When I was a child, I used to speak as a child, think as a child, reason as a child; when I became a man, I did away with childish things. For now we see in a mirror dimly, but then face to face; now I know in part, but then I shall know fully just as I also have been fully known. But now abide faith, hope, love, these three; but the greatest of these is love. (1Co 13:11-13 NAS)
Why is love “the greatest of these”? Faith is crucial, for through faith in Christ we are saved. By faith we like Abraham are deemed to be righteous before God. Yet love is greater? Our hope in Jesus sustains us, as we await the fulfilling of God’s promises, a full and fruitful life in Him, and our long-awaited but assured entrance into Heaven. Love is still greater? Our love is often fickle, yet is still what binds us together. Only through love is anyone able to give themselves for others (“This is My commandment, that you love one another, just as I have loved you. Greater love has no one than this, that one lay down his life for his friends.” (Joh 15:12-13 NAS) Jesus also taught that the way to eternal life is to: “love the Lord your God with all your heart, and with all your soul, and with all your strength, and with all your mind; and your neighbor as yourself.” (Luk 10:27 NAS) Love is where everything started: “And now I ask you, lady, not as writing to you a new commandment, but the one which we have had from the beginning, that we love one another” (2Jo 1:5 NAS) and “For this is the message which you have heard from the beginning, that we should love one another” (1Jo 3:11 NAS). Love brings healing and reconciliation: “Above all, keep fervent in your love for one another, because love covers a multitude of sins.” (1Pe 4:8 NAS) We are to love one another as God first loved us: “Beloved, let us love one another, for love is from God; and everyone who loves is born of God and knows God.” (1Jo 4:7 NAS) And finally, although there are many more potentially good quotes: “be imitators of God, as beloved children; and walk in love, just as Christ also loved you, and gave Himself up for us, an offering and a sacrifice to God as a fragrant aroma.” (Eph 5:1-2 NAS) Human love is a wonderful thing but is only a foretaste of the full glory of God’s love in Christ. God’s love is indeed the greatest of things, for now shared by us as best we can, but one day fully and completely.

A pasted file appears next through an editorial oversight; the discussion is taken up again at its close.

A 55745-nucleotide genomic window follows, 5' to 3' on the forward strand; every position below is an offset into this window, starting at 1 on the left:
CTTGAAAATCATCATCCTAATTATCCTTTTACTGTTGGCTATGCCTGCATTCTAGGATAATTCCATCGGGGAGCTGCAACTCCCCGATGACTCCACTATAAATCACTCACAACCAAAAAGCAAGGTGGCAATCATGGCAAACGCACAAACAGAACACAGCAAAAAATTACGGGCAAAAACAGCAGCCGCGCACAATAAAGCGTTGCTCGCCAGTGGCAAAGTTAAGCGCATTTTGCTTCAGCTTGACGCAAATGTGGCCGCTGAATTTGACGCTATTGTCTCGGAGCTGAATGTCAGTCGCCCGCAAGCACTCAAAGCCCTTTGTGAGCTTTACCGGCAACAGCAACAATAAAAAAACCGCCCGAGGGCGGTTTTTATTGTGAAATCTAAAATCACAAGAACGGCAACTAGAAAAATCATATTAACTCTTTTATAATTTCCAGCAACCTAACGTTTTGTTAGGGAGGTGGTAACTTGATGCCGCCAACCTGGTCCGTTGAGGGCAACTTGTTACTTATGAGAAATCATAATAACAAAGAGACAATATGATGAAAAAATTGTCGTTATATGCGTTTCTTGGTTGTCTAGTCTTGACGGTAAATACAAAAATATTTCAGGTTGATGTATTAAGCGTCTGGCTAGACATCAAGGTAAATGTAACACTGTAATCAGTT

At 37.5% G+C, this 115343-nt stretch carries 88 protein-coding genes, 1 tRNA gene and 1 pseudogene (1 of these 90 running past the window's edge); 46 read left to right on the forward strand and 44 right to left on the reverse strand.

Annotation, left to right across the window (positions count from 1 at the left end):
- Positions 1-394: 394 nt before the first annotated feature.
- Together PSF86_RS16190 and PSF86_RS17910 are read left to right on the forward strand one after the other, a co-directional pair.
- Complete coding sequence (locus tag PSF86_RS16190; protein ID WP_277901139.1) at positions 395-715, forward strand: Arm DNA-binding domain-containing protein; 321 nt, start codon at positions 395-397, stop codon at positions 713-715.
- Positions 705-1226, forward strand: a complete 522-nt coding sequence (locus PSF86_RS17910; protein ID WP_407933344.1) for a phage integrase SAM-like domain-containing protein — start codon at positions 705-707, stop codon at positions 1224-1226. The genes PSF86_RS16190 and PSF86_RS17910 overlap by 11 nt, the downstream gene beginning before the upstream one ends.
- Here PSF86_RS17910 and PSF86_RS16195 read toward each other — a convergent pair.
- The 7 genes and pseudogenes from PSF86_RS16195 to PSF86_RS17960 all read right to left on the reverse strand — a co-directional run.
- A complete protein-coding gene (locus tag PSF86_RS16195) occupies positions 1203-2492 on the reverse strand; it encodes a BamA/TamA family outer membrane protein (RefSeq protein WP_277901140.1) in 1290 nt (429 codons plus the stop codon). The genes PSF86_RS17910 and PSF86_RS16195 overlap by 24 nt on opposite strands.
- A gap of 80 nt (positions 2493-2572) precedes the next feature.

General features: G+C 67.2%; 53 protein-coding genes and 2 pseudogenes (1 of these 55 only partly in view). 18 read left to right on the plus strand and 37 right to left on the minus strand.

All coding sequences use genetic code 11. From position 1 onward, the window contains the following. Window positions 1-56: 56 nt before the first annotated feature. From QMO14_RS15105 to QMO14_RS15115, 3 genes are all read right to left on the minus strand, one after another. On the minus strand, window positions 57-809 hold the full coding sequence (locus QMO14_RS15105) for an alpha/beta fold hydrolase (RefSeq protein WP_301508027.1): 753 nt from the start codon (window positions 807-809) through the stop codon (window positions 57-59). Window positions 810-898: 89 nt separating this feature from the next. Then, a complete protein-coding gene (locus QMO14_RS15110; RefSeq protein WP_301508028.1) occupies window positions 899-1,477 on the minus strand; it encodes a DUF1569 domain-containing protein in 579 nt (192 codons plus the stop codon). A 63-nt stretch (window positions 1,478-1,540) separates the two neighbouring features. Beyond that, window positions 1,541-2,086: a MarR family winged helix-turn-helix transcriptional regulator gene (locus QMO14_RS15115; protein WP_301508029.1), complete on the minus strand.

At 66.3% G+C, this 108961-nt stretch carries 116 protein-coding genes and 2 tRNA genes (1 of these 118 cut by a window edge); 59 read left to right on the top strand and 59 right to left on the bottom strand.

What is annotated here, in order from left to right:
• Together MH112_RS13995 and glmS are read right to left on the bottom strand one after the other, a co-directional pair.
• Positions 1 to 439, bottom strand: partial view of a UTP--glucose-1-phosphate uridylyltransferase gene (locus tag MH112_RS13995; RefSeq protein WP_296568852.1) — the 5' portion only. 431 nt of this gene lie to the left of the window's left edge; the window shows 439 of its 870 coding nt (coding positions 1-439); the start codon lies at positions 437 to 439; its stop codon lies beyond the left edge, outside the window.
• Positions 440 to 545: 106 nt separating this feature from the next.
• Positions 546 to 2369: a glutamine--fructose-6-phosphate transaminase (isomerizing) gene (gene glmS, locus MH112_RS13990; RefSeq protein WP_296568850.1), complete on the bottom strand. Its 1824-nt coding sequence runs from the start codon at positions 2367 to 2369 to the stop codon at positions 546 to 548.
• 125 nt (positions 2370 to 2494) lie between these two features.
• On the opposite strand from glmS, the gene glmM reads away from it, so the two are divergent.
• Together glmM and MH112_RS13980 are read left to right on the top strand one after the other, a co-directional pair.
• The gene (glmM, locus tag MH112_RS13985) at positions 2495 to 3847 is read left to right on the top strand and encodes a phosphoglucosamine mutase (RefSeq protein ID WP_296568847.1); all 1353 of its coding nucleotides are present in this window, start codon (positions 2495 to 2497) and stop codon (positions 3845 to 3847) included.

Right now, being bound together is difficult with “social distancing” but we are also joined spiritually, especially in prayer. Email and Facebook are helpful but not enough, and many of our church members are not even online. Snail-mail and phone calls can touch our hearts, but it is not the same as looking into someone’s eyes or sharing a hug. How I treasure the memories of shared laughter and connection. That twinkle in Shirlee’s eyes as she smiles. Gordon asking if I have been staying out of trouble. Dale sharing his struggles this week with his aging body, yet still so strong inside. Jane sporting her headscarf with the blue and red dog-bones print. Walt scratching his fiddle, Ray sending warm vibrations through the floor with his gutbucket. So many others still here and those in Heaven. Even though we are currently apart, let us be thankful for the love we share in Christ: may it give us courage and peace. The Spirit has brought us together, let us stay connected in the Spirit, a connection that will last beyond this lifetime. Let us always remember each other in our hearts and minds, praying for each other and checking up on each other, even if it can only be by phone. Let us pray for each other’s health, the safety and health of our loved ones and our neighbors, and that we will be able to come together in Christ’s love as a church soon. Our world will certainly seem very different when we get through this current crisis, it already does, and hopefully we will have gained a better understanding of what is truly important and meaningful and be more loving to all people. Love is a holy thing. Love brought us into this world, love endures beyond death. Love binds us together even when we cannot be together physically. May this dark time help God’s people be even stronger, more forgiving and patient, and more unified, bound together firmly and forever in His love. Amen.